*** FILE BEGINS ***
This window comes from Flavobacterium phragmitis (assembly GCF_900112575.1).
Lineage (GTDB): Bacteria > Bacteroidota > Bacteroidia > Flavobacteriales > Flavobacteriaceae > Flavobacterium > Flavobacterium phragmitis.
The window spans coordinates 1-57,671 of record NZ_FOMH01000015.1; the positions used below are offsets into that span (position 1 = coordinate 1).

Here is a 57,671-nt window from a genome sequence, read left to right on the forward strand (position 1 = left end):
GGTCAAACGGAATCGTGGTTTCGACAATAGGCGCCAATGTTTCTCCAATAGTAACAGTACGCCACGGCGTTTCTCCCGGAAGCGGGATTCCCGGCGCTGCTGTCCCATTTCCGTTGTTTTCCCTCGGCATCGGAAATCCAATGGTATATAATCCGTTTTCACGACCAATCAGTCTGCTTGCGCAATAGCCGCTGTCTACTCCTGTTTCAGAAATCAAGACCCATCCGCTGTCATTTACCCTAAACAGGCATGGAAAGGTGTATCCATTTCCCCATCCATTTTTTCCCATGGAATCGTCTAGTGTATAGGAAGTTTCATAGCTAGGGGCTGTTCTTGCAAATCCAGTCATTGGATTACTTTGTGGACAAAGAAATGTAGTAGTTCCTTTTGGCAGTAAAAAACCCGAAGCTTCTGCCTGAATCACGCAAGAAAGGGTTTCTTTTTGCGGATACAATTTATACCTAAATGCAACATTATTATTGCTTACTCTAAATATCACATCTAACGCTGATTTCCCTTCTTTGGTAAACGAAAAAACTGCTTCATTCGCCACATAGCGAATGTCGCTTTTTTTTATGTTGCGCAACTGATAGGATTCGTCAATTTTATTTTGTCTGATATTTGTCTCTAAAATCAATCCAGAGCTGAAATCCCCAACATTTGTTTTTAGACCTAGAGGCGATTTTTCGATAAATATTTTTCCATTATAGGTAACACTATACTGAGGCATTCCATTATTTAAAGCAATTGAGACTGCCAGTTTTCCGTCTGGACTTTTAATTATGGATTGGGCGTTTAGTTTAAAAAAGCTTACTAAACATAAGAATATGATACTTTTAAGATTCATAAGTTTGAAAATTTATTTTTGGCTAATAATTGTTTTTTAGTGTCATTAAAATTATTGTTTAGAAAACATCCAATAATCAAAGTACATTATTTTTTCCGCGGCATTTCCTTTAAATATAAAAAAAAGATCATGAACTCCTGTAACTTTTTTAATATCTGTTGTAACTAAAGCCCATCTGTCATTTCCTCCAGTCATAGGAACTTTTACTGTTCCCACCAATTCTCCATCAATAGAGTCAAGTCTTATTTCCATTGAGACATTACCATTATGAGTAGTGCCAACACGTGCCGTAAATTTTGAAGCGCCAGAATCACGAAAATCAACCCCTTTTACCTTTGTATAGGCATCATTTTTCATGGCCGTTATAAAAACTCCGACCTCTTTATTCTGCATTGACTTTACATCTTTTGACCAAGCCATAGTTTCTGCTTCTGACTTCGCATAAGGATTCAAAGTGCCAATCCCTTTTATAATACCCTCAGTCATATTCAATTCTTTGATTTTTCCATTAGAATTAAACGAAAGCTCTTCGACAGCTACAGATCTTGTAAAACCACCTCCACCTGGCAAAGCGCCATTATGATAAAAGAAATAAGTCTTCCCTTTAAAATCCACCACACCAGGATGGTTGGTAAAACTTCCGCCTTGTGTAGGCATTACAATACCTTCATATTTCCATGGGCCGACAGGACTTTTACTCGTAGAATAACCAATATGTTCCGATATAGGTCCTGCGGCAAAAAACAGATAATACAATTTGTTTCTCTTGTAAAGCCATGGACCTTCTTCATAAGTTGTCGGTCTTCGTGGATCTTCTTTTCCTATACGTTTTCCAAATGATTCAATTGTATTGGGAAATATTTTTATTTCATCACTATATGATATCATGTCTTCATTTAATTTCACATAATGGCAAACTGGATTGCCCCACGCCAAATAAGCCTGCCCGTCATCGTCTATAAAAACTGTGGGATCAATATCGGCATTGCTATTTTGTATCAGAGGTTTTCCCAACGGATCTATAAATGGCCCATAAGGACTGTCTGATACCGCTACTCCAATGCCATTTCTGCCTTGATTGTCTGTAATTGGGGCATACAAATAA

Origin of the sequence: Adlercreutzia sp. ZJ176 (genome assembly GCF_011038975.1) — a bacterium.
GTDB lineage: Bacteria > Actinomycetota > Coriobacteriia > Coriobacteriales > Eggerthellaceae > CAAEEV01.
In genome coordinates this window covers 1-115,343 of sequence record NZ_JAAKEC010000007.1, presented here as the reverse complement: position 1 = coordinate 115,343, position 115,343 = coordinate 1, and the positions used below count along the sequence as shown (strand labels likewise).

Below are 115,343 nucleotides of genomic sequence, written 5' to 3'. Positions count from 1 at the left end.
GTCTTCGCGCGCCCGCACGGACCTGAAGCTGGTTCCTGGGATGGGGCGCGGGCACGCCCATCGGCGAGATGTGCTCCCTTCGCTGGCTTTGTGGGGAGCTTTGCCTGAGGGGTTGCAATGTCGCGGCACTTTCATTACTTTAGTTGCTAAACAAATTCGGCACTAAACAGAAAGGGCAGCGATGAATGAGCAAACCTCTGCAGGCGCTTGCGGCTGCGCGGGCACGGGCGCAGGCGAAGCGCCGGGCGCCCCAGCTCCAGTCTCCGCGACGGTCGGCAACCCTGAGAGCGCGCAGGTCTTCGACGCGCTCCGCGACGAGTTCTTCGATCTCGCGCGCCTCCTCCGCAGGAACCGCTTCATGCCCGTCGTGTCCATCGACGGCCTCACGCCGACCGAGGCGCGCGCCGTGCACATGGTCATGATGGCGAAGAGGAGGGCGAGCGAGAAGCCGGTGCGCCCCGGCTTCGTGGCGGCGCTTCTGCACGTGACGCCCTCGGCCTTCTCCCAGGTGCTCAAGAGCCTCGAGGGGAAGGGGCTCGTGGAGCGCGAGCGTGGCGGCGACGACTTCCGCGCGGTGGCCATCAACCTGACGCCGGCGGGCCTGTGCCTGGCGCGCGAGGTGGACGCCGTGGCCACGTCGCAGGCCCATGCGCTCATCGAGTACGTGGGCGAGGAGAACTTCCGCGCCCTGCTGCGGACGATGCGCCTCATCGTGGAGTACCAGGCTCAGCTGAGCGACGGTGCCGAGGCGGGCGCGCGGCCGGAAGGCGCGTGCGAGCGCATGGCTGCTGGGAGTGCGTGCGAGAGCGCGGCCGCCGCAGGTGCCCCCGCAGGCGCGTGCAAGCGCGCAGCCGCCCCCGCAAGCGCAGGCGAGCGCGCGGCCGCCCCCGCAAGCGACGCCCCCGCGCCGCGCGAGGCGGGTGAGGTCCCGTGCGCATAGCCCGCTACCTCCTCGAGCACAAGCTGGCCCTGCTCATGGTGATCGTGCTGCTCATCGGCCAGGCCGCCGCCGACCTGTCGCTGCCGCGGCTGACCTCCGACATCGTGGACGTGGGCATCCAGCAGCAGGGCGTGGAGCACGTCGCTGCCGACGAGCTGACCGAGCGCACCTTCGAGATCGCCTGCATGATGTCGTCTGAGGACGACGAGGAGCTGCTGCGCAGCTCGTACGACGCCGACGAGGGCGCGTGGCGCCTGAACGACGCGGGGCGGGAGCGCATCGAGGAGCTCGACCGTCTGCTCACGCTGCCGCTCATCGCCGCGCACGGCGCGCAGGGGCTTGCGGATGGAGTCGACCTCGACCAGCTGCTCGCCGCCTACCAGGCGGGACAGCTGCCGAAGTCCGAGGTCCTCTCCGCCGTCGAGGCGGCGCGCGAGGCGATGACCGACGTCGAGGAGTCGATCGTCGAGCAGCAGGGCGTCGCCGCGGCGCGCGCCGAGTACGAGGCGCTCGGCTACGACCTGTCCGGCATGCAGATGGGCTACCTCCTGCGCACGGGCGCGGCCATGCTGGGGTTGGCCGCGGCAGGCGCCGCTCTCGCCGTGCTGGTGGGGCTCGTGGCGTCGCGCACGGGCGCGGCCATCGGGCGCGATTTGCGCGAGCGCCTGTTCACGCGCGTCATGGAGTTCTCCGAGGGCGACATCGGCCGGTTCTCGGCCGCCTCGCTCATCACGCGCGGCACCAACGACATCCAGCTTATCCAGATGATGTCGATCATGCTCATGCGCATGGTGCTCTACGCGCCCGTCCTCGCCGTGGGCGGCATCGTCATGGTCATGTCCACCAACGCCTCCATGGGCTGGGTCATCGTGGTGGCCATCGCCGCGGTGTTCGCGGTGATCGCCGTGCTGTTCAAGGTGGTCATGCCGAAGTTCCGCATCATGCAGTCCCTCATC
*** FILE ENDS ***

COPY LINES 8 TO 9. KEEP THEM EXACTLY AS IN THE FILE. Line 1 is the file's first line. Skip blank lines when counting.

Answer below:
In genome coordinates this window covers 1-115,343 of sequence record NZ_JAAKEC010000007.1, presented here as the reverse complement: position 1 = coordinate 115,343, position 115,343 = coordinate 1, and the positions used below count along the sequence as shown (strand labels likewise).

Below are 115,343 nucleotides of genomic sequence, written 5' to 3'. Positions count from 1 at the left end.